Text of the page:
Plants that Cats Like
Not all cats like all the plants listed below. Cats are the oddballs of the animal world!
Catnip easily tops the list of my cats favourite plants.
Catnip (Nepeta cataria) is a well known cat favourite and stories abound about its effect on felines, not only house cats but some of the large cats.
I have a page on Catnip and Why cats like it.
It's easy to grow and strangely enough is mostly quite safe from cats until you pick a few leaves and bruise them to release the smell cats love. There are exceptions of course and some cats will dig it up.
Here are a couple of my cats checking out the catnip patch. It's early spring and few things are growing.
You can easily get seeds online but sometimes just throwing commercial catnip in the soil will give you enough seeds to get a few plants. It seems that catnip prefers to have seeds exposed to some light to germinate, so don't bury the seeds, just press them into the top of the soil and keep moist. It usually comes back for a second season and reseeds itself. A few plants dried in a hight place will supply my herd over the winter.
The nepetalactone contained in the nepeta (catmints) attaches to olfactory receptors of cats, usually causing temporary euphoria, sometimes it makes them playful or aggressive. Catmints also produce a mild sedative effect on humans and cats seem to want to sleep after they are finished rolling around and eating their catnip.
There is a large range of variations of the Catmints and Catnips. Some people classify catmint as (nepeta mussinii), at any rate the cats will love them.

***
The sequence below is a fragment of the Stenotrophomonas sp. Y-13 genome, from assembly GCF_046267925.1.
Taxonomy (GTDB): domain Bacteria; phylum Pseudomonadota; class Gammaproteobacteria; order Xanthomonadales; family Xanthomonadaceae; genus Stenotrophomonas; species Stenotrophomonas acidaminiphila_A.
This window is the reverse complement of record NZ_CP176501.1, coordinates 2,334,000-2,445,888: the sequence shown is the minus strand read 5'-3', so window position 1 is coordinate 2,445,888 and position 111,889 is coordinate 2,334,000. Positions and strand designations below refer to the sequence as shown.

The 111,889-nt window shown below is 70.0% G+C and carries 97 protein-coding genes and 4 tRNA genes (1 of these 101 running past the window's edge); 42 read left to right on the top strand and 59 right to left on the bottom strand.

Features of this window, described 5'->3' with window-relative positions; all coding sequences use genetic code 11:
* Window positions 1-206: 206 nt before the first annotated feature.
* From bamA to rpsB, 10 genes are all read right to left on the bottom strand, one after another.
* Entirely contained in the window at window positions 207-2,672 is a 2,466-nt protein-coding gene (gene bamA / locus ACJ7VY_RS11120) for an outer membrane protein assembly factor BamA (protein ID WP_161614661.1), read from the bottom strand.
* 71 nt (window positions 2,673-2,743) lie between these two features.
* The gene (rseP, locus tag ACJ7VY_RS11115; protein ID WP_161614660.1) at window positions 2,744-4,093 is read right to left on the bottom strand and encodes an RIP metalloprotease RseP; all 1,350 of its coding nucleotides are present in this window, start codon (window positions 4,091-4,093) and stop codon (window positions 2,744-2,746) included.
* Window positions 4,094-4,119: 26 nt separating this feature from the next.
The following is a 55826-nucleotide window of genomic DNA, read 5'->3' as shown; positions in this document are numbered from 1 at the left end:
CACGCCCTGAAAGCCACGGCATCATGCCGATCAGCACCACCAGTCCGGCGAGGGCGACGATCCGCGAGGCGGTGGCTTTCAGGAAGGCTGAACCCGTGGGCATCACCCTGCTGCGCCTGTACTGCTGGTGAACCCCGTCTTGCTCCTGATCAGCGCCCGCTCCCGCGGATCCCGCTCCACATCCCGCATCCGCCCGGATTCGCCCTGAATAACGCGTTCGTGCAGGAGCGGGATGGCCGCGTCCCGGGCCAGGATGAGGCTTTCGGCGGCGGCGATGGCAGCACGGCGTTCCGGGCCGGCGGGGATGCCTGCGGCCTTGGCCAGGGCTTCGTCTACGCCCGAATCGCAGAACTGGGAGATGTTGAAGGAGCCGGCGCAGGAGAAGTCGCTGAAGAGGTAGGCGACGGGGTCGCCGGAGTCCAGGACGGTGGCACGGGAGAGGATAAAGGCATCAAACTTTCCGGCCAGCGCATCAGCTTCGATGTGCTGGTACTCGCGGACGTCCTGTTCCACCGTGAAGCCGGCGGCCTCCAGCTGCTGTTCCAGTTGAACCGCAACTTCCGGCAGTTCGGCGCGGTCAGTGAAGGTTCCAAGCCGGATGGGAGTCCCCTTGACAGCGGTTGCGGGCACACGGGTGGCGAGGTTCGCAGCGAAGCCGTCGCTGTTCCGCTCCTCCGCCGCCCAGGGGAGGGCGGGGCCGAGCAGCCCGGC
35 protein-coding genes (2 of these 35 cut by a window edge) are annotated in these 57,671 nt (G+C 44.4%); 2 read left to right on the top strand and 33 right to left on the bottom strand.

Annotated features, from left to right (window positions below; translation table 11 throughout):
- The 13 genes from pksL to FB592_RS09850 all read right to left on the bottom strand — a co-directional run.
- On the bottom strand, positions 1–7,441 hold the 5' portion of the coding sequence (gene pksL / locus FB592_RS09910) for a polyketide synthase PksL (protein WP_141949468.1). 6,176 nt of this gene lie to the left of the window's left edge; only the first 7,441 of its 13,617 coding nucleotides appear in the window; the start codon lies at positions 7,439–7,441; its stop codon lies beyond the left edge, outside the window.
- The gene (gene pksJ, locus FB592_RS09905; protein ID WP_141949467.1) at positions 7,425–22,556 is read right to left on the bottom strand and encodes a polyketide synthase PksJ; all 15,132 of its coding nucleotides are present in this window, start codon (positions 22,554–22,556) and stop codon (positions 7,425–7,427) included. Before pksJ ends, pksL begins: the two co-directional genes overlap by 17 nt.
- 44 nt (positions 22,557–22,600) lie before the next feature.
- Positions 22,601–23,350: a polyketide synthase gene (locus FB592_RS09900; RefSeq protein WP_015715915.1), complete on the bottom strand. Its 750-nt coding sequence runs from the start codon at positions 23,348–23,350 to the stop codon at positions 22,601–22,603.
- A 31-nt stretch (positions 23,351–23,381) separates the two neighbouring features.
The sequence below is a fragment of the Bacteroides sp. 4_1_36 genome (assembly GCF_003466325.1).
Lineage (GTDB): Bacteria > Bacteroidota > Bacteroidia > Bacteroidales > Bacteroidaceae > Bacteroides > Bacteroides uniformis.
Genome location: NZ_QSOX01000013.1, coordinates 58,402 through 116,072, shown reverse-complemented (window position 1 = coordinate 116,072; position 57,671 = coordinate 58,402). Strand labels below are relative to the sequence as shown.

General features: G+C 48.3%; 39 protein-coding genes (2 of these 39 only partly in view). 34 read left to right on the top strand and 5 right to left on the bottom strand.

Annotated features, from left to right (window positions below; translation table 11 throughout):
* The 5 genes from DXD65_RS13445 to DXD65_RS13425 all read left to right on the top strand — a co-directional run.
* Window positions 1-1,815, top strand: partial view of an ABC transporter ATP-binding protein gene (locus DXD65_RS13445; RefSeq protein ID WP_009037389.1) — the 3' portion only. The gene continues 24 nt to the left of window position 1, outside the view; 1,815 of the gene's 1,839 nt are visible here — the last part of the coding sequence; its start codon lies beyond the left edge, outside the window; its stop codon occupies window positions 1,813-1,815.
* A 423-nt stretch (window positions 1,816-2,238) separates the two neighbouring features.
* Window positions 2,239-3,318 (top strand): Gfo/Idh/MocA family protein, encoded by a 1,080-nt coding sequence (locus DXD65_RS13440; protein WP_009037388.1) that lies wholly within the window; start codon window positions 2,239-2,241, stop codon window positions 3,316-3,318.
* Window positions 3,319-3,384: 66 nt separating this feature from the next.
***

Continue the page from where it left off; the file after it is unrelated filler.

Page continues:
Wee kittens don't like the smell and I've seen some being afraid of the smell.
Some of the cat mints have nicer flowers and more human friendly smell than others. Herb catalogues will be a source of these more exotic catnips. Your cat probably doesn't care.
Last summer I grew a large patch of catnip with the intention of drying it but when I came to cut it and dry it the catnip was so covered with honey bees that I decided the bees needed it more than I did. I took enough for the cats and left the rest.
Valerian is another cat favourite
Valerian (Valeriana officinalis) has a long established use for humans as a mild sedative. It also has medicinal effects on cats. This is an interesting article on PDF format about valerian. It has a long history of use as a mild sedative, tranquilizer and anti depressant.
Valerian is said to be an easy to grow plant that prefers to be regularly fertilized. It is a heavy nitrogen-feeder. Valerian stinks but has nice white flowers that smell cherrylike.
Old seeds can have poor germination rate, try and get fresh seeds. They also need some light to germinate so just push the seeds into the soil rather than burying them. Another way is to get a plant instead of seeds.
The effect of valerian on cats is very similar to catnip. The leaves need to be crushed for interest to be shown by cats (mostly, some cats can't leave it alone). The roots have the oil that is of medicinal interest to humans and these will also attract cats.
Valerian is a pretty perennial but no one will say it smells nice except your cats. It has has a putrid, dirty sock smell. Strangely, Valerian also smells good to rats. If you have cats it's not a problem. It has been planted away from buildings to lure rats away from barns and houses.